Tuesday 12 December 2017

Paul Kimmage: Sometimes in rugby, as in cycling, we can only see the truth that suits

Paul Kimmage during his professional cycling career (left), and Sam Cane tackles Robbie Henshaw during last weekend's clash between Ireland and the All Blacks (right).
Paul Kimmage during his professional cycling career (left), and Sam Cane tackles Robbie Henshaw during last weekend's clash between Ireland and the All Blacks (right).
Paul Kimmage

Paul Kimmage

'I can't listen to the nonsense debate that rugby is a dangerous game. That's being sensationalist, and the game is being harmed by ill-informed debate. Because there are so many more cameras and angles, it makes things look higher impact and more ferocious. Rory Best makes his 100th cap for Ireland tomorrow, Sean Cronin too has been around for a decade and more, and both are making good impacts on the modern game. Let's keep some balance.' - Ronan O’Gara, Irish Examiner

My first conscious memory of my father was the finish of a bike race in the Phoenix Park, and the gasp of the crowd as the bunch swarmed across the road and he somersaulted over the roof of a parked car.

I remember peering through the legs at his prostrate body on the grass and feeling almost excited - "That's my Da!" - as they loaded him into the ambulance.

Read more: Tommy Conlon: Some Kiwi journalists adopt a belligerent tone to conceal that they are more like teenage cheerleaders

There's a lot you don't understand, I guess, when you're four years old.

Bike racing has always been a dangerous game but my father had few reservations, six years later, when he brought me for my first training ride - a ten-mile loop to Balgriffin and Portmarnock that left me absolutely shattered. Dad wasn't a man for sugar-coating. "This is a hard game, perhaps the hardest," he announced, after we had returned home. "Do you still want to race?"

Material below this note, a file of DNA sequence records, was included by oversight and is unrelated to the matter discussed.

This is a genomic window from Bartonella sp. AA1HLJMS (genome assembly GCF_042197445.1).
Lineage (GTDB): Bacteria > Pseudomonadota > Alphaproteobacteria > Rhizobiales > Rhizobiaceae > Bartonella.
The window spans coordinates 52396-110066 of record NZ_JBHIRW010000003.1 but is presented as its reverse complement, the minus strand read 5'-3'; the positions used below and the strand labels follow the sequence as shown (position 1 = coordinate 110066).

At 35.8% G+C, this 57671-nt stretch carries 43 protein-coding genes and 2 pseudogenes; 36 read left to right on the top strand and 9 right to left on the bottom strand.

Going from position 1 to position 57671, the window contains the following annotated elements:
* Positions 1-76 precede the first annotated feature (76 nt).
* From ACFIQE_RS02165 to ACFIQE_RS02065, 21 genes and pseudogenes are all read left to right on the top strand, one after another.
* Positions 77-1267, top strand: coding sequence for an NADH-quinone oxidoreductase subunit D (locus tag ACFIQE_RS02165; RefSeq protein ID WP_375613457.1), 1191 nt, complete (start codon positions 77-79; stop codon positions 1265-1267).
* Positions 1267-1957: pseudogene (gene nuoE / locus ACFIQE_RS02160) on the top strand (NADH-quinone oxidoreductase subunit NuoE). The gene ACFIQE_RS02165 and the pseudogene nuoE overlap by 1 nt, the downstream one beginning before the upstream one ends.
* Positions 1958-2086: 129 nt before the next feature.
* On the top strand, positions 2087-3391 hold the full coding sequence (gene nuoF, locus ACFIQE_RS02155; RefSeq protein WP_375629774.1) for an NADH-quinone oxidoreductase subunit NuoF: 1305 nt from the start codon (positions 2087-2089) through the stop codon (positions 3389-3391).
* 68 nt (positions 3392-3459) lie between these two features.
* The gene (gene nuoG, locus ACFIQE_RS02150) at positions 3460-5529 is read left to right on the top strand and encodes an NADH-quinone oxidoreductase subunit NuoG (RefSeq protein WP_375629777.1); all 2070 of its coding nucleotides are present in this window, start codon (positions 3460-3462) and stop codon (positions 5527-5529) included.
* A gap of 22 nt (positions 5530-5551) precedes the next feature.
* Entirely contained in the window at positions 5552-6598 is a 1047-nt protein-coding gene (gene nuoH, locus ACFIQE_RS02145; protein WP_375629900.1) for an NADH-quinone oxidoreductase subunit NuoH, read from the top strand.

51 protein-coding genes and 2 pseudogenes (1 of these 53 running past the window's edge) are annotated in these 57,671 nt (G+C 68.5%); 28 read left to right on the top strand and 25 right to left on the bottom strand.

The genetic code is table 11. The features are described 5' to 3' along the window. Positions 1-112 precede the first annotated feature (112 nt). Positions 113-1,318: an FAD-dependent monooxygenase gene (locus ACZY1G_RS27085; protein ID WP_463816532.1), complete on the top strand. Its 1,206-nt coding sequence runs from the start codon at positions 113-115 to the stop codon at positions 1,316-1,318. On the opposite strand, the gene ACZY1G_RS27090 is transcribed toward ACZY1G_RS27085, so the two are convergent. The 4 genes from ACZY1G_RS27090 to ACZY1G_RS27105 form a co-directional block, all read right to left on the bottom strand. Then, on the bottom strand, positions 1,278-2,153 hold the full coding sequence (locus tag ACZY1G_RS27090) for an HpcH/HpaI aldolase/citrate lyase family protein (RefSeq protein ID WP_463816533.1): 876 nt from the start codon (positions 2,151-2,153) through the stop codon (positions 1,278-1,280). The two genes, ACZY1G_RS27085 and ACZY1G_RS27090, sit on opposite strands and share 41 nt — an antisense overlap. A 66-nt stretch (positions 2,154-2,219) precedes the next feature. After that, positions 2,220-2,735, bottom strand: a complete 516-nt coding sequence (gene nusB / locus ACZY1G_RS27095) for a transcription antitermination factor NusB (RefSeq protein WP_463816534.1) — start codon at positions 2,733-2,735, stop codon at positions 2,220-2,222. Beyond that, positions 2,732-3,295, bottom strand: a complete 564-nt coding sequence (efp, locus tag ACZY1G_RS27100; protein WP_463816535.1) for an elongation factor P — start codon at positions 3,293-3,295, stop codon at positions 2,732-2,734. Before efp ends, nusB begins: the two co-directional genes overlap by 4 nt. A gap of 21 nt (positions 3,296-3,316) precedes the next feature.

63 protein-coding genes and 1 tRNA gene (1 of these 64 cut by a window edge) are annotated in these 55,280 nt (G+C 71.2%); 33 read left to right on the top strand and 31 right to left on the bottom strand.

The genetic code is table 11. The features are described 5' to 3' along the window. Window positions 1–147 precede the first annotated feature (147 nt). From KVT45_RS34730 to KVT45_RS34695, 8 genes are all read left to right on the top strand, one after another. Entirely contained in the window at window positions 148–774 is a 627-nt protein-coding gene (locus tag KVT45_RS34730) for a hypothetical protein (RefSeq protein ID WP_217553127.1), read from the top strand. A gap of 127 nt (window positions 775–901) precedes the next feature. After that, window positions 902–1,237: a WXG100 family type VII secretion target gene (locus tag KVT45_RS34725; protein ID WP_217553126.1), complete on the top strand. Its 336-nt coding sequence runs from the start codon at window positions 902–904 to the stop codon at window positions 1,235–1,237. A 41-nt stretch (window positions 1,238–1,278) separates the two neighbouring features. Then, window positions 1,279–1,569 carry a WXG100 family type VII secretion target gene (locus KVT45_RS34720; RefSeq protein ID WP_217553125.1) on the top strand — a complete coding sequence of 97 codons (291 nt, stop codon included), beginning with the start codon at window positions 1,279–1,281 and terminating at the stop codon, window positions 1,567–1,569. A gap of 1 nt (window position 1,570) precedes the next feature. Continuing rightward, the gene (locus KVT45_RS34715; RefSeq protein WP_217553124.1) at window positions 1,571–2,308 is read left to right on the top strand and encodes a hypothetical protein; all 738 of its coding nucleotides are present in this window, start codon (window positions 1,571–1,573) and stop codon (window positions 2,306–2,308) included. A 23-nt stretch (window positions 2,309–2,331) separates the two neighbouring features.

"Yeah," I replied.

"Fine, but remember - it will bring you more heartbreak than happiness."

He never mentioned crashing.

If falling off has always been a hazard of riding a bike, then crashing has always been a hazard of racing. I was 12 or 13 when one registered for the first time - "Fuck! That really hurt!" - and at least 10 years retired before I stopped waking in the middle of the night, heart-racing and breathless, after dreaming I had just 'hit' a wheel.

By the age of 23, I'd broken a vertebra, two wrists and ripped practically every inch of skin from my arms, ass, knees, ankles and hips. And then I turned professional and spent the next four years competing without a helmet. Why? Because racing was a game of skill - positioning, cornering, descending, sprinting. Each bike had two brakes and you controlled your own destiny.

Okay, so there were things you could not control:


A front-tyre blow-out on a descent.


The guy who fell in front of you.


A plaque of oil or gravel or melting tar on a corner.


But you rolled the dice.

Sometimes you thought about it: the Tour de Haut Var in 1987, and that long and narrow descent where Michel Goffin went down, two places in front of you, and died two weeks later. The Tour de France five months later, and that hair-raising descent in the Pyrenees when the rims were over-heating, and the tyres were blowing and you landed in a heap with a Frenchman and an Italian and watched the Belgian, Henrick de Vos, miss the corner completely and go straight over the edge.